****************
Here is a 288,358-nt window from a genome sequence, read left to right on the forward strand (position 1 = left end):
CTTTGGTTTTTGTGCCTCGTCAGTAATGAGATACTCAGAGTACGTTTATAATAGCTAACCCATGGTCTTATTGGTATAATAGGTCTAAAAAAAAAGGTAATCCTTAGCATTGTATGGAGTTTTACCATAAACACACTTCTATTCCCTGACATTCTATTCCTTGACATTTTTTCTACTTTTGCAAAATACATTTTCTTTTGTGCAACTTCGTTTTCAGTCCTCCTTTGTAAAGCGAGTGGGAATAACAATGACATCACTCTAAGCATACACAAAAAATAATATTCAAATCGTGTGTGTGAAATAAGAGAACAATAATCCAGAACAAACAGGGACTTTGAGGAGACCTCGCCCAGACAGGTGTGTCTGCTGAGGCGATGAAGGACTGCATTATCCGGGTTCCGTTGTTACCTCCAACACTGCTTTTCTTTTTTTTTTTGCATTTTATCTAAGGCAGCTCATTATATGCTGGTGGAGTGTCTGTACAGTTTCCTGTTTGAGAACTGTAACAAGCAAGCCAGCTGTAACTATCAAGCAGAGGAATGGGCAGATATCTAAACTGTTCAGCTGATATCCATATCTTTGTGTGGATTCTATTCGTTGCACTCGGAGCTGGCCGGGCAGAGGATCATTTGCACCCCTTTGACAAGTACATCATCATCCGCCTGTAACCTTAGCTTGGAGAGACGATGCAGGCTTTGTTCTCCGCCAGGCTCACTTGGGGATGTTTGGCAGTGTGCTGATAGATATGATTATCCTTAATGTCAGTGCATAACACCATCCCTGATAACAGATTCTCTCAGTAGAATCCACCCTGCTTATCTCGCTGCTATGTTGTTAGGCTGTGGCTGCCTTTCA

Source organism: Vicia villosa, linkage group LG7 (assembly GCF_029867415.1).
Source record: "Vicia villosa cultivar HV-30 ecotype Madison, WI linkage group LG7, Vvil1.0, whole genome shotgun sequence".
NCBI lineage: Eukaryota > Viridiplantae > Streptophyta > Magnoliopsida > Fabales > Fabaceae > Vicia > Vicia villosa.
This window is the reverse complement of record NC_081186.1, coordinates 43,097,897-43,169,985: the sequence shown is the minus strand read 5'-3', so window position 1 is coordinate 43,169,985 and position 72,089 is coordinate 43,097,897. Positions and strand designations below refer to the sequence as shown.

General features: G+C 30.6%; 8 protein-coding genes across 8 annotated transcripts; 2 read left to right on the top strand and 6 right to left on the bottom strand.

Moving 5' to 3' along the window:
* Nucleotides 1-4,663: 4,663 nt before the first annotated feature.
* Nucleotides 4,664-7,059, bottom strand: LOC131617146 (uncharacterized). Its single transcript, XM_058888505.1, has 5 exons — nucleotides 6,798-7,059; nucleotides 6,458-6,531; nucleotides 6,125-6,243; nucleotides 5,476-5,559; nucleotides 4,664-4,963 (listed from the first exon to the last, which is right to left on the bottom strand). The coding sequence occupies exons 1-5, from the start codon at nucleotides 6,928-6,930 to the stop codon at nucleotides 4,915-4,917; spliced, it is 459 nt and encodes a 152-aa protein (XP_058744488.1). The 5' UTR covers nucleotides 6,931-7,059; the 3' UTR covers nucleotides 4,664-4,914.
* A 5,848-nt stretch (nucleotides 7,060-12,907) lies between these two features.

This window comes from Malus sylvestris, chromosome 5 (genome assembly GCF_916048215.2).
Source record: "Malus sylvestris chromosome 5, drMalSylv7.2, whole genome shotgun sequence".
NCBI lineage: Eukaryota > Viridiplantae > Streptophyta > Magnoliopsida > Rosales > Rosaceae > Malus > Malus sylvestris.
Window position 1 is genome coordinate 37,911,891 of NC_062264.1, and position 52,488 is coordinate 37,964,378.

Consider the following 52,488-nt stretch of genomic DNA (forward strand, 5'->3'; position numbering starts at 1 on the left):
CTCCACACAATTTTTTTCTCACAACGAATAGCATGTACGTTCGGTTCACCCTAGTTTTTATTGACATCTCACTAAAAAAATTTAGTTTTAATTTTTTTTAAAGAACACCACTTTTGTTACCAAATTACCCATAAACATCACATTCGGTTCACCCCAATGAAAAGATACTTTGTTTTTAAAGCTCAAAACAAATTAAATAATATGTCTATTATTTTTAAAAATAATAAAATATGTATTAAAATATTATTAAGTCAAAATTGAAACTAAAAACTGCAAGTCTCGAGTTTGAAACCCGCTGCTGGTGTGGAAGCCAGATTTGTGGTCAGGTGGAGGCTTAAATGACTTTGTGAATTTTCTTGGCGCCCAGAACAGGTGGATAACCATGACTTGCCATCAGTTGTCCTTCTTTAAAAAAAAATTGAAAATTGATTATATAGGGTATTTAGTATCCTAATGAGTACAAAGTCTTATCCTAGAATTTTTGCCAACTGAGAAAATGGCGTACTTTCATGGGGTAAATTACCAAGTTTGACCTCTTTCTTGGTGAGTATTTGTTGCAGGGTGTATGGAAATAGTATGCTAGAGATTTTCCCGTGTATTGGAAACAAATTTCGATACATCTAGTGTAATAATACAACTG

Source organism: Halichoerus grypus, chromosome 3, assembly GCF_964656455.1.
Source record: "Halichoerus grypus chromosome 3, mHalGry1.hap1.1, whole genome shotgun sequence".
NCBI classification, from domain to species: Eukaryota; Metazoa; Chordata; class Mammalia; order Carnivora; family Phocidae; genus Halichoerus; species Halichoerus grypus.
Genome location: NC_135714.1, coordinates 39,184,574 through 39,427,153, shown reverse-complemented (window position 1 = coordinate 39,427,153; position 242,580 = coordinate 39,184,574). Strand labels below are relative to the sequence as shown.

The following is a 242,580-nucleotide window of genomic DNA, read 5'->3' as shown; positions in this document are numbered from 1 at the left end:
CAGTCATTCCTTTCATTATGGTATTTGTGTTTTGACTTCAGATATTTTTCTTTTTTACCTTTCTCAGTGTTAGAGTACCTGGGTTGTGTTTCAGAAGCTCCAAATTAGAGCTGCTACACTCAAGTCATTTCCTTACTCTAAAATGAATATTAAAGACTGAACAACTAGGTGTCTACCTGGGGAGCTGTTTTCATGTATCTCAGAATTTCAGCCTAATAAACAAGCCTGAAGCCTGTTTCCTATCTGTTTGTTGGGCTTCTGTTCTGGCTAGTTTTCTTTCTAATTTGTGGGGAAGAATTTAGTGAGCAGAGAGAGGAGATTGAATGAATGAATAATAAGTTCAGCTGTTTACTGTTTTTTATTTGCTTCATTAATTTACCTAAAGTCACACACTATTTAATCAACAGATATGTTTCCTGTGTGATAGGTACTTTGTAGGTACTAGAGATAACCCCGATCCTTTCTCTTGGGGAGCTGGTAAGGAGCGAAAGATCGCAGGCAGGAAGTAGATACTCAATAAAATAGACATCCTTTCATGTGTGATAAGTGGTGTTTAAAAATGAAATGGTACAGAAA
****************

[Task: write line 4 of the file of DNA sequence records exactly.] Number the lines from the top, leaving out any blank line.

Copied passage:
Source record: "Vicia villosa cultivar HV-30 ecotype Madison, WI linkage group LG7, Vvil1.0, whole genome shotgun sequence".